• Love is the most important verb in the English language.

I’m not sure where I am going with all this newfound insight.  I just know that besides carrying small bottles of hand sanitizer with me everywhere I go, I will also carry small bottles of Windex in case I ever lose “clear sight” of the reflection others see of me in my words and actions.  Moving forward I want to “clearly” see my true self in the mirror and at the same time I want to present to my family, my friends, my fellow human beings and my earth home the true reflection of who I am.  And, in each and every moment of each and every day I need to be mindful of the power I have as an individual to inspire change in the world.  Let it begin with me as I clean the mirror.

“And no message could have been any clearer

If you wanna make the world a better place

Take a look at yourself and then make the change”

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For the month of December I purposefully chose not to publish many posts on my Blog.  Quite frankly, I figured most everyone had enough to do preparing for Christmas.  With making lists, checking them twice and doing all the multitude of items on these lists before Christmas, who would have time to squeeze in something I wrote?  (By the way, whatever you were thinking as you read that last sentence keep your comments to yourself- I want to think you have missed my weekly posts!)  Anyway, with all the extra time on my hands not devoted to writing I reminisced about Christmases past.  Well, that got me to thinking and wondering about what other people’s favorite childhood traditions of the season were and what they are today as grown-ups.  So, I promptly sent out an email to all the guest authors on the Blog and posed these questions to them with the intention of sharing their responses on the Blog.  For those that had the time to respond, I want to share their answers with you.  Some even sent me pictures as well.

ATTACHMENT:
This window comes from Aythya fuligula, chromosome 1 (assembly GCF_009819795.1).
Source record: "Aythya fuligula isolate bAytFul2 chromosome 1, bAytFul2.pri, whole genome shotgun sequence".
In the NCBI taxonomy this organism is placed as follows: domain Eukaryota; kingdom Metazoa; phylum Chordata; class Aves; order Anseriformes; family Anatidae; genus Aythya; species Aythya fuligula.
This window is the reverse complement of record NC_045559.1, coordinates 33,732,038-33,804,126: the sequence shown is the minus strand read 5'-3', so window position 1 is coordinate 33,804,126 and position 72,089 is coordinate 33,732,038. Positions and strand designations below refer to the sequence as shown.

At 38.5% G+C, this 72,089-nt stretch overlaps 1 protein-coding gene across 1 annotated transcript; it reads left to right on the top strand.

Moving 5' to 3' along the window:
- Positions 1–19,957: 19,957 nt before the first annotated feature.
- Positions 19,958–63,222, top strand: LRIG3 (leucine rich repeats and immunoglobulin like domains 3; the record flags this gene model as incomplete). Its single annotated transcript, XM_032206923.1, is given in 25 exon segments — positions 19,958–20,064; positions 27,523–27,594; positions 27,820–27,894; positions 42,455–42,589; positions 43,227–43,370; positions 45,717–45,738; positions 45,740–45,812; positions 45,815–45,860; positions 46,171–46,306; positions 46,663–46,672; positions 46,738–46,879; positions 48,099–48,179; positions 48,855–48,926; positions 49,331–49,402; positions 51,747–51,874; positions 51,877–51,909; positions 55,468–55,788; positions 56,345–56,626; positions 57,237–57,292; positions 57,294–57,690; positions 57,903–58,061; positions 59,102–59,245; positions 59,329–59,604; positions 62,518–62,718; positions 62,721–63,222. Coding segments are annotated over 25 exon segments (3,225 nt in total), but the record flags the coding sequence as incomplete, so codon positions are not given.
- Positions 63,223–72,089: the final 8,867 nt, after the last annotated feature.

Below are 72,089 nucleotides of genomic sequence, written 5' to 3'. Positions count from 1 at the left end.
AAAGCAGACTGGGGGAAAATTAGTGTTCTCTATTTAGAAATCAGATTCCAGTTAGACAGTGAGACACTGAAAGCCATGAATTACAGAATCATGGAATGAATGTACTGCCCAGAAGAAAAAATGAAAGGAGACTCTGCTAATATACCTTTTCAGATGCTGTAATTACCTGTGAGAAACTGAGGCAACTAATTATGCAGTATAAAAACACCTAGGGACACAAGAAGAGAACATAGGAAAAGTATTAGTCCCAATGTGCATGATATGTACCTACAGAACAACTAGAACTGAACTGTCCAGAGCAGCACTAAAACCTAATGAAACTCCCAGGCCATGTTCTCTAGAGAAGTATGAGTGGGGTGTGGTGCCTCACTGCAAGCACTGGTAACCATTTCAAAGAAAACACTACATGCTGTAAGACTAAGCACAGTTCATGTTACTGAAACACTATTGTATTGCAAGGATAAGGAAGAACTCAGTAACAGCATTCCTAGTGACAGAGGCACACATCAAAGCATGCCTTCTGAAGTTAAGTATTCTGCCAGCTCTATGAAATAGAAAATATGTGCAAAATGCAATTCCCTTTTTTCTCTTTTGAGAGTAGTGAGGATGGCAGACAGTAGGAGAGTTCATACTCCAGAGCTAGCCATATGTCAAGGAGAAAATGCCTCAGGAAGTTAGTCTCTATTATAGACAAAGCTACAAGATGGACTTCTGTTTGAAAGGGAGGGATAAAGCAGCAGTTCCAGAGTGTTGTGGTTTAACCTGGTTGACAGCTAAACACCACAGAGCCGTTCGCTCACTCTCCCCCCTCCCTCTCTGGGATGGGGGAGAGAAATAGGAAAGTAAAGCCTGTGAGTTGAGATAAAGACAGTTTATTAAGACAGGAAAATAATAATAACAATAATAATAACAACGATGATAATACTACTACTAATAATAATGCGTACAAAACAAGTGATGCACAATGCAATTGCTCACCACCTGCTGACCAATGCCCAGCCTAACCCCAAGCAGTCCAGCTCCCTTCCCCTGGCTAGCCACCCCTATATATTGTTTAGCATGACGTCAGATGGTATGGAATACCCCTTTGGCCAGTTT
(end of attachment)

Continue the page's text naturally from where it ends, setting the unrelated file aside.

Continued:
I have to admit I thought this would be a fun thing to do for the Blog.  But, as with most things that happen, I got so much more than interesting info from each person.  I got a wonderful glimpse into their personal lives that not only told me much more about who they are and what makes them tick but, I also got laughs at visualizing some of what they wrote, much to ponder from some of their thought provoking responses and to sum it up – I got a real sense of peace and joy reading their words.  Read for yourself and I hope your heart is filled with joy and laughter as well.

Susan Muehl

Susan and Jane visit Santa

1954, Jane and Susan visit Santa Claus at Santa Claus Land